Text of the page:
There certainly is a lot to be said for timely fixes and being to at least look at the source code.  At the last client I was at we were having major stability problems with a Java app server, the name of which I'll withhold, not that they deserve such courtesy.  After upgrading to their latest release, we were having to restart the server at least 3-4 times a day due to crashes and unresponsiveness.  After literally months of going back and forth with their tech support they finally sent an engineer to our site.  He had a copy of the server source code on his laptop and he found some interesting code that he was kind enough to share with us.  Peppered throughout the code were boolean "hack" variables.  I don't remember it exactly, but an example would be something like this...

if (sessionTimeoutHack) {

Yikes.  It was painfully obvious just by a quick glance at the code that quick and dirty fixes were just slammed in.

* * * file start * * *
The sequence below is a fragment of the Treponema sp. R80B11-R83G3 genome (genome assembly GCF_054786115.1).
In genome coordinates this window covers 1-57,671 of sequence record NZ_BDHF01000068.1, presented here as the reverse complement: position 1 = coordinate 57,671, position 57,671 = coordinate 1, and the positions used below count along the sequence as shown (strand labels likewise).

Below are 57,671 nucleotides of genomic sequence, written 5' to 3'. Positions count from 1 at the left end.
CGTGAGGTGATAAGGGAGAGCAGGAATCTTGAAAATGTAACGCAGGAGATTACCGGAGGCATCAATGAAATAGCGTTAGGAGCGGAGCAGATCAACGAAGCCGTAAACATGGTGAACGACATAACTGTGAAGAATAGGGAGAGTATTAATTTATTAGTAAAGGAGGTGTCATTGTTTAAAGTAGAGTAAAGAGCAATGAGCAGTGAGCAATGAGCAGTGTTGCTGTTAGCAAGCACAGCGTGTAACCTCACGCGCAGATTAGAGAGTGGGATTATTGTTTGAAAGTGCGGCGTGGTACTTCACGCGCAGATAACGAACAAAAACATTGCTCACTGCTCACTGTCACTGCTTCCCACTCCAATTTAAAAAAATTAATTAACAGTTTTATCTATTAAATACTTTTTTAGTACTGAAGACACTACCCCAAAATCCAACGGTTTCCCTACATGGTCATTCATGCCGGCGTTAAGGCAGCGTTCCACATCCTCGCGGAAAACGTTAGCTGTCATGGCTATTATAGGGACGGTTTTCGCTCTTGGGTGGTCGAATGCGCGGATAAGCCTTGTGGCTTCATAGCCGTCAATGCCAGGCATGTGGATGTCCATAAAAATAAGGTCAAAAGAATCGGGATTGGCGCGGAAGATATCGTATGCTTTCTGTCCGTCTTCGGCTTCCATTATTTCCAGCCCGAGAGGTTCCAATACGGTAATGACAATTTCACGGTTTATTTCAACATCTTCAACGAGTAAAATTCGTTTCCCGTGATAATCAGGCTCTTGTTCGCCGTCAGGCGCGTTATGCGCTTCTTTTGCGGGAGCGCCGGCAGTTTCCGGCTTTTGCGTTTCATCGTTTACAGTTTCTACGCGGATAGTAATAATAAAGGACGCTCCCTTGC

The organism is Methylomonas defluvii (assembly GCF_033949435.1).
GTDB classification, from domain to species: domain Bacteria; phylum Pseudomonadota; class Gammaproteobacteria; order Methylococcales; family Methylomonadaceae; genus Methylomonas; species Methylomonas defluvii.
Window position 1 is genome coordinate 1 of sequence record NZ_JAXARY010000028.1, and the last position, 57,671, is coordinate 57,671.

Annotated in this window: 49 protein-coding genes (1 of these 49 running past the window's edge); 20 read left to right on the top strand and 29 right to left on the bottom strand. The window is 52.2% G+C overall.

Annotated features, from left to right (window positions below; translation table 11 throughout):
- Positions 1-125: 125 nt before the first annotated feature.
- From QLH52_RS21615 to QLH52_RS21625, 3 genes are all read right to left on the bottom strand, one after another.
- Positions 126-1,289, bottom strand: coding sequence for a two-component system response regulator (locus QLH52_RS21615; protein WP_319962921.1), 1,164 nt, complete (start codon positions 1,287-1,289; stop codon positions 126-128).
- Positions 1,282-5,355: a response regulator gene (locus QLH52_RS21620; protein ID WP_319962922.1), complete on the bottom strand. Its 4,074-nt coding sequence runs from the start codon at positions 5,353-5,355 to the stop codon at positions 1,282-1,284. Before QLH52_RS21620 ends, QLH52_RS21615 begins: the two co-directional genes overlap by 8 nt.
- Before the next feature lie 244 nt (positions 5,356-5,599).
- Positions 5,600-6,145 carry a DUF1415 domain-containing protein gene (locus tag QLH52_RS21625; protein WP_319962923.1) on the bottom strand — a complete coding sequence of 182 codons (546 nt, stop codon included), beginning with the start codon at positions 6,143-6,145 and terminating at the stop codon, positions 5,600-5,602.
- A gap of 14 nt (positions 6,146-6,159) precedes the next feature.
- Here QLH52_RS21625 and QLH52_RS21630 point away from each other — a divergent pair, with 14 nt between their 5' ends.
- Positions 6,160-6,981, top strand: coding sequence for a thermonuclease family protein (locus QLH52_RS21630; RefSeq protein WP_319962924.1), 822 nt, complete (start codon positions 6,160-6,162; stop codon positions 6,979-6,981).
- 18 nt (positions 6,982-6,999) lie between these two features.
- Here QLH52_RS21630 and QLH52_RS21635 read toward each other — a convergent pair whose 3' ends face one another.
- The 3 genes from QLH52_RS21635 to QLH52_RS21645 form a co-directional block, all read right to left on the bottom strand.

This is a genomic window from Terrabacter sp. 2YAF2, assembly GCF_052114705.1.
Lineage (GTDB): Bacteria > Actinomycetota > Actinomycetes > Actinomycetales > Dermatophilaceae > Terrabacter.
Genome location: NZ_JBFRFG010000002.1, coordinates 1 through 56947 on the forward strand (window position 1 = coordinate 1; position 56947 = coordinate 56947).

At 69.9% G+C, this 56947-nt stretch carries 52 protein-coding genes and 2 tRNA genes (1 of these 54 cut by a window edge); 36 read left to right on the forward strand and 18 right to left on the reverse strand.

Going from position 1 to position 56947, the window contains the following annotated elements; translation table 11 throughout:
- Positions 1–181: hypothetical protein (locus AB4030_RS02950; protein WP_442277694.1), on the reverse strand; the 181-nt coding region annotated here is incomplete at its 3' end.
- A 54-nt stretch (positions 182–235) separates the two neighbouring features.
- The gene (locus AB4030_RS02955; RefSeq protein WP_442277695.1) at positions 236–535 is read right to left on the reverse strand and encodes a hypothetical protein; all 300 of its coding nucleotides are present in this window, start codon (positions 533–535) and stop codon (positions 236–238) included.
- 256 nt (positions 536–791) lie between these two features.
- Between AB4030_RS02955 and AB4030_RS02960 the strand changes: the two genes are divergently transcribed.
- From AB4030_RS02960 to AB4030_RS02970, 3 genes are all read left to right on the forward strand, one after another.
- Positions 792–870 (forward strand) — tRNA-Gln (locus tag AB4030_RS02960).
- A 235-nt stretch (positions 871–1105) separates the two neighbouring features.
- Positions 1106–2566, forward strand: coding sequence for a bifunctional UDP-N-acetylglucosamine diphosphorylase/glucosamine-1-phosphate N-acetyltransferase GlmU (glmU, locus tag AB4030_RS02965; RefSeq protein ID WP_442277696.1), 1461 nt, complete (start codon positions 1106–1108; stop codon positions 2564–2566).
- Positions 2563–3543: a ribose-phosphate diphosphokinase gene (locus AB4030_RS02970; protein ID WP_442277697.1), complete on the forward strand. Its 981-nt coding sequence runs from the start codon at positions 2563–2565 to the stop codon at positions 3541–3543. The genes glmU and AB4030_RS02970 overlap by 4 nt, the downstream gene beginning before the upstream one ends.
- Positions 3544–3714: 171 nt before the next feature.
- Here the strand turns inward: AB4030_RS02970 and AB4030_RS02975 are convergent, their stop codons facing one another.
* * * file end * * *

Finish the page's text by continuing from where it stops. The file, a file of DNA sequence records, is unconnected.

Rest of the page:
The next project we worked on was the migration to a different app server.

Thursday, October 24, 2002

That is truly disgusting.  Y'know what...  there is only one reason for code not being absolutely perfect:  Time.  Other than that, there is no other reason or excuse.  What is more abhorent, is that some code can be made perfect given time because it has an analytical basis to succeed.  It is thought out, and given enough time, it will/can be made perfect.  But garbage like that should be tossed and the developers flogged.  Nothing makes me more upset than being tied to 3rd party lamery of that magnitude.

Nat Ersoz
Thursday, October 24, 2002